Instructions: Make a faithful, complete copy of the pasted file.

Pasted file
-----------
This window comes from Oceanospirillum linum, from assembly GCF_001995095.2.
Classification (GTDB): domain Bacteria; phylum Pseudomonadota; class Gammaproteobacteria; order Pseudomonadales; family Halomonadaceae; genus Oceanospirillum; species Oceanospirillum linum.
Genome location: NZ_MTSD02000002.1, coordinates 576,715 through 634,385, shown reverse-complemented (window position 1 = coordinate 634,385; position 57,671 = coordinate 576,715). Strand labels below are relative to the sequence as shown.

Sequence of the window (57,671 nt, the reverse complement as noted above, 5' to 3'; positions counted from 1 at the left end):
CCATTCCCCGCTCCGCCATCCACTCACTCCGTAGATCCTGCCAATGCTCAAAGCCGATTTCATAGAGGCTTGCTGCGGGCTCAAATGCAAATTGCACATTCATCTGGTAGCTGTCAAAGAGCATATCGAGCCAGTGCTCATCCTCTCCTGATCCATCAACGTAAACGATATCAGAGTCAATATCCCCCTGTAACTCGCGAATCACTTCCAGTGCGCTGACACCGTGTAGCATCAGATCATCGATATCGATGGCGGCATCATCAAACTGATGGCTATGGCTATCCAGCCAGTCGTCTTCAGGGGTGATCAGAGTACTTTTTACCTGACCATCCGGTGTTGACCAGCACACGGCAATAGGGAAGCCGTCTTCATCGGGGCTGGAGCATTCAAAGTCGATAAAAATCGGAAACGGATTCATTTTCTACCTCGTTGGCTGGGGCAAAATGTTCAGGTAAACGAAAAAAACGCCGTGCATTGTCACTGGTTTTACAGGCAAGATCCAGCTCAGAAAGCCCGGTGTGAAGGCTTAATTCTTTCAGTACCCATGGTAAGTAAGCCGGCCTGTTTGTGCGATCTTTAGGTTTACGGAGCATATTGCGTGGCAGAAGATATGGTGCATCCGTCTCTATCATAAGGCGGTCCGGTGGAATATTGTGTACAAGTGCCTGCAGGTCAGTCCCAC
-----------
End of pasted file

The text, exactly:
This window comes from Oceanospirillum linum, from assembly GCF_001995095.2.
Classification (GTDB): domain Bacteria; phylum Pseudomonadota; class Gammaproteobacteria; order Pseudomonadales; family Halomonadaceae; genus Oceanospirillum; species Oceanospirillum linum.
Genome location: NZ_MTSD02000002.1, coordinates 576,715 through 634,385, shown reverse-complemented (window position 1 = coordinate 634,385; position 57,671 = coordinate 576,715). Strand labels below are relative to the sequence as shown.

Sequence of the window (57,671 nt, the reverse complement as noted above, 5' to 3'; positions counted from 1 at the left end):
CCATTCCCCGCTCCGCCATCCACTCACTCCGTAGATCCTGCCAATGCTCAAAGCCGATTTCATAGAGGCTTGCTGCGGGCTCAAATGCAAATTGCACATTCATCTGGTAGCTGTCAAAGAGCATATCGAGCCAGTGCTCATCCTCTCCTGATCCATCAACGTAAACGATATCAGAGTCAATATCCCCCTGTAACTCGCGAATCACTTCCAGTGCGCTGACACCGTGTAGCATCAGATCATCGATATCGATGGCGGCATCATCAAACTGATGGCTATGGCTATCCAGCCAGTCGTCTTCAGGGGTGATCAGAGTACTTTTTACCTGACCATCCGGTGTTGACCAGCACACGGCAATAGGGAAGCCGTCTTCATCGGGGCTGGAGCATTCAAAGTCGATAAAAATCGGAAACGGATTCATTTTCTACCTCGTTGGCTGGGGCAAAATGTTCAGGTAAACGAAAAAAACGCCGTGCATTGTCACTGGTTTTACAGGCAAGATCCAGCTCAGAAAGCCCGGTGTGAAGGCTTAATTCTTTCAGTACCCATGGTAAGTAAGCCGGCCTGTTTGTGCGATCTTTAGGTTTACGGAGCATATTGCGTGGCAGAAGATATGGTGCATCCGTCTCTATCATAAGGCGGTCCGGTGGAATATTGTGTACAAGTGCCTGCAGGTCAGTCCCAC